As a community, Bedford Stuyvesant is an anchor for the African American and Caribbean American journey in Brooklyn and the nation. Bedford Stuyvesant Restoration Corporation has the distinction of being the nation's first community development corporation, founded in 1967 through the joint agency of intense grassroots activism and the personal initiative of two New York senators of that time – Robert F. Kennedy, Jr. and Jacob Javits. As an institution, Restoration has made The Center for Arts & Culture (CAC), now RestorationArt, its cultural centerpiece: a convener, incubator, collaborator, and changemaker that has led the charge for artistic excellence, equity, and the preservation of black culture for nearly 50 years.
The Center for Arts & Culture was born out of the desire to create a platform that brings that perspective to the stage, as well as to reflect back to our audiences their stories and the triumph of the human spirit in a community where there were deeply embedded, systemic inequalities of the 1960s and 70s that had a cumulative and persistent negative effect on long-time residents of African descent, particularly those of modest means, as well as their civic, educational and cultural institutions.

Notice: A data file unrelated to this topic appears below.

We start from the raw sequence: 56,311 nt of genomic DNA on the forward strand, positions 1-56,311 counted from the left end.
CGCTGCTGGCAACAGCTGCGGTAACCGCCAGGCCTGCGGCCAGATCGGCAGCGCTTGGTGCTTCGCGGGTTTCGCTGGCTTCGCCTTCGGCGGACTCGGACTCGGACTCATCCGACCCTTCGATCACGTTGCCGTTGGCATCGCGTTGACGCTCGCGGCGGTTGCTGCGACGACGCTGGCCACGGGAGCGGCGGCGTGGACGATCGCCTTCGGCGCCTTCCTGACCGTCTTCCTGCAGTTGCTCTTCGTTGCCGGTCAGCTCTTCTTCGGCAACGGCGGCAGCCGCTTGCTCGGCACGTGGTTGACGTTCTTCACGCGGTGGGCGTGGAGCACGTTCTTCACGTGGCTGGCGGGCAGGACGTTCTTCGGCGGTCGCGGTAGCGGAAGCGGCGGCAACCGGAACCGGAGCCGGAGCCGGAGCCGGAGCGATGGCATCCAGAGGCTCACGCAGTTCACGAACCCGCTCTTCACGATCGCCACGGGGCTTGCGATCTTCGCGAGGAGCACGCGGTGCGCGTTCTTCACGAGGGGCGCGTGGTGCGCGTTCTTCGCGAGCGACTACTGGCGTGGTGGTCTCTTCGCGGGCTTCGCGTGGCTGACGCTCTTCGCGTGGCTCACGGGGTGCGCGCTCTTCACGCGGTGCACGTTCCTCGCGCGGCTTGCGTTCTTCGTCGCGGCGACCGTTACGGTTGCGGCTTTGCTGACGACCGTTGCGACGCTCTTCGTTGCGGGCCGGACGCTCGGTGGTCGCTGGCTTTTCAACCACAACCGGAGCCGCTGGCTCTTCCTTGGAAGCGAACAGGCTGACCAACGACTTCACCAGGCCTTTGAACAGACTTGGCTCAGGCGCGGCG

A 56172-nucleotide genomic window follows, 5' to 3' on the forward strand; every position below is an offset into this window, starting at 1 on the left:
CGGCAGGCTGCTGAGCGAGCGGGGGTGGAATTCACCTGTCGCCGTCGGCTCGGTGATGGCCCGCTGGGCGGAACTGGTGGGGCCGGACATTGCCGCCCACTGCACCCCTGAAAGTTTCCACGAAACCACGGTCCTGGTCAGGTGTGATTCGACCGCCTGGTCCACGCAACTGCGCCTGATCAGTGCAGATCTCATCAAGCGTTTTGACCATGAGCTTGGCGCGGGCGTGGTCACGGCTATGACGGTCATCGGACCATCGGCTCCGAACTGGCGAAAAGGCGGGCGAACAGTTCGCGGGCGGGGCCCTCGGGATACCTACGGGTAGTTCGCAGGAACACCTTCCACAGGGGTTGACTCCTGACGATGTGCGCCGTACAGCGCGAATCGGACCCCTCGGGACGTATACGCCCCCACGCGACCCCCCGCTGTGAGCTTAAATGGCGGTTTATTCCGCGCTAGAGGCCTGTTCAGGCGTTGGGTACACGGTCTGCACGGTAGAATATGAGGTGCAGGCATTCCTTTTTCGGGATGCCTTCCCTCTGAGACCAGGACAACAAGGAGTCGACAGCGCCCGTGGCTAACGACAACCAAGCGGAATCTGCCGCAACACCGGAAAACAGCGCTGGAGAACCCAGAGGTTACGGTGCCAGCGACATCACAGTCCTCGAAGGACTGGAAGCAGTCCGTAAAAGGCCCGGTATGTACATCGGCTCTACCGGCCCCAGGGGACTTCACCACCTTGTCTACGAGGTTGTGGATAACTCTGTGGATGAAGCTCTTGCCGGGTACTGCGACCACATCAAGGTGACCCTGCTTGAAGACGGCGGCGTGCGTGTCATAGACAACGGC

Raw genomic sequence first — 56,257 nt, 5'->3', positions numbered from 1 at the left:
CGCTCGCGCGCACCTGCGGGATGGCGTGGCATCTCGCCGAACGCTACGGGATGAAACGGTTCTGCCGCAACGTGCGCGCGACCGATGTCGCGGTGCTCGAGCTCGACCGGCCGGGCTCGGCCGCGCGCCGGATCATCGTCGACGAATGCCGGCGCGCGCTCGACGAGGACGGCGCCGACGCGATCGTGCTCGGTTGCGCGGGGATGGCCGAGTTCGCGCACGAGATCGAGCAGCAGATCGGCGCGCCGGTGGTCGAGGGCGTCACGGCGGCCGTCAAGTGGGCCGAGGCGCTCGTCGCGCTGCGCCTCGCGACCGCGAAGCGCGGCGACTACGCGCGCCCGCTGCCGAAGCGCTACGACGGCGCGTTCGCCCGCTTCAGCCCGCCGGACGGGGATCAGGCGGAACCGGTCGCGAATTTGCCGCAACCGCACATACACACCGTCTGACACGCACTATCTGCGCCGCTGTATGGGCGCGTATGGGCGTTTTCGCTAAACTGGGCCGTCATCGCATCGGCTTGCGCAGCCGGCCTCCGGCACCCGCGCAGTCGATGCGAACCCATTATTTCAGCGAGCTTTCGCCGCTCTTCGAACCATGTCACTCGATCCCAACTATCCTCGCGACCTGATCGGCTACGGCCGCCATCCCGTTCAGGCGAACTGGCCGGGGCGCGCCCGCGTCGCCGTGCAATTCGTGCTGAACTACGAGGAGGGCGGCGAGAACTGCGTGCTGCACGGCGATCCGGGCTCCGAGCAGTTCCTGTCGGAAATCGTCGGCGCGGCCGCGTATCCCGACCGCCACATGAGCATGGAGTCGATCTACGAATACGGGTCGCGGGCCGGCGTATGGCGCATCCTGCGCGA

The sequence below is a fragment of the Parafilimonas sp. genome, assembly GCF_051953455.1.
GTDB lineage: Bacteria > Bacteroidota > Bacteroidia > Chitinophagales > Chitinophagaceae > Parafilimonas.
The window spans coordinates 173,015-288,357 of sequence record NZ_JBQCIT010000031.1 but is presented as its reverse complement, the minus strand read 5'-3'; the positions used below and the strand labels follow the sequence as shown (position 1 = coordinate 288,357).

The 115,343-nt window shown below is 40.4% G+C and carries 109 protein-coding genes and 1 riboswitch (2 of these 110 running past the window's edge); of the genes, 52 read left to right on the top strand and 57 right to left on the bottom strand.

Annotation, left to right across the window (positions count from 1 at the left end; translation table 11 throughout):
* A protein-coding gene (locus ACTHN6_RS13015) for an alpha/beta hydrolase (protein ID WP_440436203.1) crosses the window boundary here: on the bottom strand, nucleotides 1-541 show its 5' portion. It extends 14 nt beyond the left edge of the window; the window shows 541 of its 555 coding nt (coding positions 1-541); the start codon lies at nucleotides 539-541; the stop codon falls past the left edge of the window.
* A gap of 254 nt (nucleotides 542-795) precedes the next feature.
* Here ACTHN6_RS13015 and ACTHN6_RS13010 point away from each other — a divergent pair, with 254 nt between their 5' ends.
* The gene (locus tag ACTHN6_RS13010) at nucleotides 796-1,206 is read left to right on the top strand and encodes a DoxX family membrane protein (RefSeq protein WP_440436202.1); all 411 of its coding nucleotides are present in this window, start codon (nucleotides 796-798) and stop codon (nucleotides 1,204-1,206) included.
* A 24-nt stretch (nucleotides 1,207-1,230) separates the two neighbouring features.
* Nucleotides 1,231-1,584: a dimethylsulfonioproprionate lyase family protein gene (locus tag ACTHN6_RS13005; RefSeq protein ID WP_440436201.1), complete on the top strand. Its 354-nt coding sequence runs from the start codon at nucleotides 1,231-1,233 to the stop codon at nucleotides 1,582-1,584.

Despite these challenges, artists such as Sonia Sanchez, Ruby Dee, Ron K. Brown, Debbie Allen, Laurence Fishburne, Sam L. Jackson and others, who have gone on to internationally renowned careers in the arts, were nurtured on the very stages that are RestorationArt.
Restoration Plaza, home to RestorationArt is considered the town square of Black Brooklyn, a cultural, social and economic asset and anchor of the community.